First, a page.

In a scathing rebuke, a federal court last week shot down the case of Jennifer Keeton, dismissing the graduate student’s lawsuit over being sanctioned by Augusta State University for refusing to treat LGBT clients in the school’s counseling program.
Keeton (photo) wanted to counsel gay clients that they are “morally wrong” or not counsel them at all, a position that goes directly against school policy. Based on her personal religious views, she wanted to continue in ASU’s graduate-level counseling education program with the goal of practicing “conversion therapy” to “cure” gay people of their pesky homosexuality. The school said its right to sanction Keeton and require remediation before she could continue was a matter of policy and ethics.
Keeton lost, then she lost again on appeal in the Atlanta-based 11th U.S. Circuit Court of Appeals. But Keeton wasn’t done yet, not with her own sanctimonious convictions and anti-gay groups backing her fight in an attempt to make a Christian martyr of her based on the argument that Keeton’s religious freedom was on the line.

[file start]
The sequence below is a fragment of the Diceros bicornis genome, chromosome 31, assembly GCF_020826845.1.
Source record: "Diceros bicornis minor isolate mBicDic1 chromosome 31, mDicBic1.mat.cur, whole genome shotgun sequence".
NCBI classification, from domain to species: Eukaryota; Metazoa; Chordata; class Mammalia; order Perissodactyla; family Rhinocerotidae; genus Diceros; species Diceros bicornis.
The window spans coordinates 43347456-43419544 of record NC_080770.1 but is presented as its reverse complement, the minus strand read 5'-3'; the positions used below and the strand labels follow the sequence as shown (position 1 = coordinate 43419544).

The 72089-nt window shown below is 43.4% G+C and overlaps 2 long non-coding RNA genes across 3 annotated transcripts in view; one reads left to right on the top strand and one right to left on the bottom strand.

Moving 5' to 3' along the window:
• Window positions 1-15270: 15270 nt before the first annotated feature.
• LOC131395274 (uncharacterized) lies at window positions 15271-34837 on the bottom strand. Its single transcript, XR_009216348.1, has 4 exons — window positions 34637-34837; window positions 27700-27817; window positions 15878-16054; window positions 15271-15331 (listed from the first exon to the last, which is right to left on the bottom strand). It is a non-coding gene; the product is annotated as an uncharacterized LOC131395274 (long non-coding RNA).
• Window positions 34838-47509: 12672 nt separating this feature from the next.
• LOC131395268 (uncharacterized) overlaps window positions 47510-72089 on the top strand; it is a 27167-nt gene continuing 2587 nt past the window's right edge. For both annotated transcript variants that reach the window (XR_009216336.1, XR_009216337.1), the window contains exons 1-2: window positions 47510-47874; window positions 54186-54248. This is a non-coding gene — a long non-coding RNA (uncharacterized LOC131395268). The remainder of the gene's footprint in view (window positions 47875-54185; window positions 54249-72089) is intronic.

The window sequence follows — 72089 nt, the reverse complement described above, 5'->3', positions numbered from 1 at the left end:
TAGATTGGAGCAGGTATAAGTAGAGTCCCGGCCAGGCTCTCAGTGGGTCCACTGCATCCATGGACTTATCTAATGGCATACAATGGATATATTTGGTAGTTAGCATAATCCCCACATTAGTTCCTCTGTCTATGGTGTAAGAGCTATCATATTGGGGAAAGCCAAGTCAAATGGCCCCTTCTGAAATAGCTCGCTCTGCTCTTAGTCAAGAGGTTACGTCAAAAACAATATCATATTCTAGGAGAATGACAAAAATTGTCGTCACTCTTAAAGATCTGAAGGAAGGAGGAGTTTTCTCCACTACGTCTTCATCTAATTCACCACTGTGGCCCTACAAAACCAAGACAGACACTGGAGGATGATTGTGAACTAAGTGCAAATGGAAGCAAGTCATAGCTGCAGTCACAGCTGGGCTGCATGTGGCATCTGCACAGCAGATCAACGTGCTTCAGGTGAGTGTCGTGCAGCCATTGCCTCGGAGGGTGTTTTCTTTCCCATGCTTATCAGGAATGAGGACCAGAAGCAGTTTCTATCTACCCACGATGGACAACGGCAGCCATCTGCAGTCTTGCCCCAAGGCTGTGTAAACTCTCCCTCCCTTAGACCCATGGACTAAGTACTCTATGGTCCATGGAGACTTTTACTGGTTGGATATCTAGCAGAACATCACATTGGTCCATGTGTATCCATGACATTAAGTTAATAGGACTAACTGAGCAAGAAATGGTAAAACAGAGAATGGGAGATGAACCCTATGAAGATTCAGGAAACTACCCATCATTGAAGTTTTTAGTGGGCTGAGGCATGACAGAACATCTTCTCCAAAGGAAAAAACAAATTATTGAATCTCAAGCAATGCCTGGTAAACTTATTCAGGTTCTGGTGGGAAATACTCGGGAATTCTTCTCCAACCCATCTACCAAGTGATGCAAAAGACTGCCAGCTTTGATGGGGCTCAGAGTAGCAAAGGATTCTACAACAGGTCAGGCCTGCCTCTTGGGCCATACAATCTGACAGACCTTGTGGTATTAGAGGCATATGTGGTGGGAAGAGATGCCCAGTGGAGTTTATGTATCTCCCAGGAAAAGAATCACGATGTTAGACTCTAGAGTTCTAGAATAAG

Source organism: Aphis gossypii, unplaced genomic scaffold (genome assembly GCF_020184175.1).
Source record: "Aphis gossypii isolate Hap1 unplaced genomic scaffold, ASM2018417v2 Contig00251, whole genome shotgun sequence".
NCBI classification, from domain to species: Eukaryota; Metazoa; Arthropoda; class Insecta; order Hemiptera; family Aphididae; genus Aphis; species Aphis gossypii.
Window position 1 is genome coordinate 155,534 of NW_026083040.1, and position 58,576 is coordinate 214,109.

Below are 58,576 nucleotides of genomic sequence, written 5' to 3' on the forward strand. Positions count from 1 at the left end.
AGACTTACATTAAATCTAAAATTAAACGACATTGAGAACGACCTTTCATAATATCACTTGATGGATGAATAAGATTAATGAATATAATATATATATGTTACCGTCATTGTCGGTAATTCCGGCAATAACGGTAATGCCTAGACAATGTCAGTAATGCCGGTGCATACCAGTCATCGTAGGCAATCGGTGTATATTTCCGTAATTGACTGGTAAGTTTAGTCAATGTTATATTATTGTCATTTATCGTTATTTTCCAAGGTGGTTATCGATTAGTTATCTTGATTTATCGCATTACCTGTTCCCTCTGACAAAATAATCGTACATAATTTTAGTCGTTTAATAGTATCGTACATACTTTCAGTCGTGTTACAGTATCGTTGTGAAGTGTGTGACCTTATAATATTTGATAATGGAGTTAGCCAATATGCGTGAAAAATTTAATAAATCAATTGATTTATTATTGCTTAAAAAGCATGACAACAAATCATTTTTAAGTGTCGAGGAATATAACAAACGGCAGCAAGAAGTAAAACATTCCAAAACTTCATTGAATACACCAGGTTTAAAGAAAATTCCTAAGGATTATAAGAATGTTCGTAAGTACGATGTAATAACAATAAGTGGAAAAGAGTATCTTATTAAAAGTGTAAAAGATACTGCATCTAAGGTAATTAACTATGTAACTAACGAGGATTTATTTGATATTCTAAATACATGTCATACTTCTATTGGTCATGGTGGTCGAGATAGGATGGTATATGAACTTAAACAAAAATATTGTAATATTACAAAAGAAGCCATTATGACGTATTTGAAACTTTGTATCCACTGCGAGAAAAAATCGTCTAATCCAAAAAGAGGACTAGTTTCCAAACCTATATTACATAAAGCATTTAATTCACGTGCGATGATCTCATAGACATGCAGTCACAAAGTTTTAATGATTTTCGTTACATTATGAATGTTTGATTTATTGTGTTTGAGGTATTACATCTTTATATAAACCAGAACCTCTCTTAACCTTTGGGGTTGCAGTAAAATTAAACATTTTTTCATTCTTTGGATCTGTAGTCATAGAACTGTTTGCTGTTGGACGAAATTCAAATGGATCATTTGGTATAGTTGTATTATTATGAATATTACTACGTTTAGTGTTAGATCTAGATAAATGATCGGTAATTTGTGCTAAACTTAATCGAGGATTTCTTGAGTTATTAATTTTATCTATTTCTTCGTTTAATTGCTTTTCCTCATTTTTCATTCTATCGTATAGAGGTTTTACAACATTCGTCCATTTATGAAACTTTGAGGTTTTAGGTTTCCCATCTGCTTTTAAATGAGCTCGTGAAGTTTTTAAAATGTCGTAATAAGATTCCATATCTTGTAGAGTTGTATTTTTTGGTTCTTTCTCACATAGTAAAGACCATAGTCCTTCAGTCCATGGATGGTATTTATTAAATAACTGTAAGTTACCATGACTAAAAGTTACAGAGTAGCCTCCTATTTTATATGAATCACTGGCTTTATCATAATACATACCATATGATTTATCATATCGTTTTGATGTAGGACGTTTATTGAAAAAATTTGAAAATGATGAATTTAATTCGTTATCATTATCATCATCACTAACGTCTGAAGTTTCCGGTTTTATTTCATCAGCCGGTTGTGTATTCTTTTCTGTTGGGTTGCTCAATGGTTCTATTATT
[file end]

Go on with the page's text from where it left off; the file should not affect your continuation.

In the most direct reproach to Keeton’s case and support of ASU’s right to exercise its policies, Judge J. Randall Hall of Augusta’s Southern U.S. District Court of Georgia dismissed the case with some choice words for the plaintiff and her motives:
Keeton’s conflation of personal and professional values, or at least her difficulty in discerning the difference, appears to have been rooted in her opinion that the immorality of homosexual relations is a matter of objective and absolute moral truth. The policies which govern the ethical conduct of counselors, however, with their focus on client welfare and self-determination, make clear that the counselor’s professional environs are not intended to be a crucible for counselors to test metaphysical or moral propositions. Plato’s Academy or a seminary the Counselor Program is not; that Keeton’s opinions were couched in absolute or ontological terms does not give her constitutional license to make it otherwise.